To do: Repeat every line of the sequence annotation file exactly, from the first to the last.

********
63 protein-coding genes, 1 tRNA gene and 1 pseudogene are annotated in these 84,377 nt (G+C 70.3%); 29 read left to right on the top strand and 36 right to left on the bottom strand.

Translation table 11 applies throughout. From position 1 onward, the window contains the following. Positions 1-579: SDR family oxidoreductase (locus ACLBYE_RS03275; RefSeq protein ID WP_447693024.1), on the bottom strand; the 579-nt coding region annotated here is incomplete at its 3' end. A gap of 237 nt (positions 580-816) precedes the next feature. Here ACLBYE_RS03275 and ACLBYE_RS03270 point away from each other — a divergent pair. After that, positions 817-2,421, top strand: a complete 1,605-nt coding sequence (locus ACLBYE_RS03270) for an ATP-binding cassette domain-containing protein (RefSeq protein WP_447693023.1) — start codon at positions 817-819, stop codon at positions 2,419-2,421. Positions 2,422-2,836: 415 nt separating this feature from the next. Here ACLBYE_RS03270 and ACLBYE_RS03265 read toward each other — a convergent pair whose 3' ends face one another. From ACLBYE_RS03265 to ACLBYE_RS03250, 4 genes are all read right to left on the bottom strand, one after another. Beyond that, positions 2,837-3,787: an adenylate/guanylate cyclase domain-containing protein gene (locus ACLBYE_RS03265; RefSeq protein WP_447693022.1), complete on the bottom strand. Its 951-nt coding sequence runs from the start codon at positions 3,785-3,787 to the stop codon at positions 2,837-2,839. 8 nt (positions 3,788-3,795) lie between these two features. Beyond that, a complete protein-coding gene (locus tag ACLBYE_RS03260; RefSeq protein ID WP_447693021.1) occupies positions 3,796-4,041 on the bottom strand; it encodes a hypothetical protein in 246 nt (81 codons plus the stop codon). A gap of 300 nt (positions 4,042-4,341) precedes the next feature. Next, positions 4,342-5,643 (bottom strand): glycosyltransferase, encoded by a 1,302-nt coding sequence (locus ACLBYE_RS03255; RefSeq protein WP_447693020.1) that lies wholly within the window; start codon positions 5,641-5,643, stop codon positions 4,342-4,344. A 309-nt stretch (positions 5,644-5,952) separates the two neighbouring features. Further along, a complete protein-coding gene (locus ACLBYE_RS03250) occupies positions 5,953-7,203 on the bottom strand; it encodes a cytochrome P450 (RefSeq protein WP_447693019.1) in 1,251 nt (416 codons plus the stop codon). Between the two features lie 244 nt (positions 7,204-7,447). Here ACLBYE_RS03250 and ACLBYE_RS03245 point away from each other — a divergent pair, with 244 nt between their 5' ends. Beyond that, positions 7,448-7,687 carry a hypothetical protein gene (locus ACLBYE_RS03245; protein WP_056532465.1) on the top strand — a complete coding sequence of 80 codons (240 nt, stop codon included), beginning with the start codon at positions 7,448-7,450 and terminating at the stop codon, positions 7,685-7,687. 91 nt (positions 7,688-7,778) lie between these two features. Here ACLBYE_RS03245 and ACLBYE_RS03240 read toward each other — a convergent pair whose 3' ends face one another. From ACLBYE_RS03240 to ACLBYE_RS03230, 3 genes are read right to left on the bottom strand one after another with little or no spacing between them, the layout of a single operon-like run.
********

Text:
63 protein-coding genes, 1 tRNA gene and 1 pseudogene are annotated in these 84,377 nt (G+C 70.3%); 29 read left to right on the top strand and 36 right to left on the bottom strand.

Translation table 11 applies throughout. From position 1 onward, the window contains the following. Positions 1-579: SDR family oxidoreductase (locus ACLBYE_RS03275; RefSeq protein ID WP_447693024.1), on the bottom strand; the 579-nt coding region annotated here is incomplete at its 3' end. A gap of 237 nt (positions 580-816) precedes the next feature. Here ACLBYE_RS03275 and ACLBYE_RS03270 point away from each other — a divergent pair. After that, positions 817-2,421, top strand: a complete 1,605-nt coding sequence (locus ACLBYE_RS03270) for an ATP-binding cassette domain-containing protein (RefSeq protein WP_447693023.1) — start codon at positions 817-819, stop codon at positions 2,419-2,421. Positions 2,422-2,836: 415 nt separating this feature from the next. Here ACLBYE_RS03270 and ACLBYE_RS03265 read toward each other — a convergent pair whose 3' ends face one another. From ACLBYE_RS03265 to ACLBYE_RS03250, 4 genes are all read right to left on the bottom strand, one after another. Beyond that, positions 2,837-3,787: an adenylate/guanylate cyclase domain-containing protein gene (locus ACLBYE_RS03265; RefSeq protein WP_447693022.1), complete on the bottom strand. Its 951-nt coding sequence runs from the start codon at positions 3,785-3,787 to the stop codon at positions 2,837-2,839. 8 nt (positions 3,788-3,795) lie between these two features. Beyond that, a complete protein-coding gene (locus tag ACLBYE_RS03260; RefSeq protein ID WP_447693021.1) occupies positions 3,796-4,041 on the bottom strand; it encodes a hypothetical protein in 246 nt (81 codons plus the stop codon). A gap of 300 nt (positions 4,042-4,341) precedes the next feature. Next, positions 4,342-5,643 (bottom strand): glycosyltransferase, encoded by a 1,302-nt coding sequence (locus ACLBYE_RS03255; RefSeq protein WP_447693020.1) that lies wholly within the window; start codon positions 5,641-5,643, stop codon positions 4,342-4,344. A 309-nt stretch (positions 5,644-5,952) separates the two neighbouring features. Further along, a complete protein-coding gene (locus ACLBYE_RS03250) occupies positions 5,953-7,203 on the bottom strand; it encodes a cytochrome P450 (RefSeq protein WP_447693019.1) in 1,251 nt (416 codons plus the stop codon). Between the two features lie 244 nt (positions 7,204-7,447). Here ACLBYE_RS03250 and ACLBYE_RS03245 point away from each other — a divergent pair, with 244 nt between their 5' ends. Beyond that, positions 7,448-7,687 carry a hypothetical protein gene (locus ACLBYE_RS03245; protein WP_056532465.1) on the top strand — a complete coding sequence of 80 codons (240 nt, stop codon included), beginning with the start codon at positions 7,448-7,450 and terminating at the stop codon, positions 7,685-7,687. 91 nt (positions 7,688-7,778) lie between these two features. Here ACLBYE_RS03245 and ACLBYE_RS03240 read toward each other — a convergent pair whose 3' ends face one another. From ACLBYE_RS03240 to ACLBYE_RS03230, 3 genes are read right to left on the bottom strand one after another with little or no spacing between them, the layout of a single operon-like run.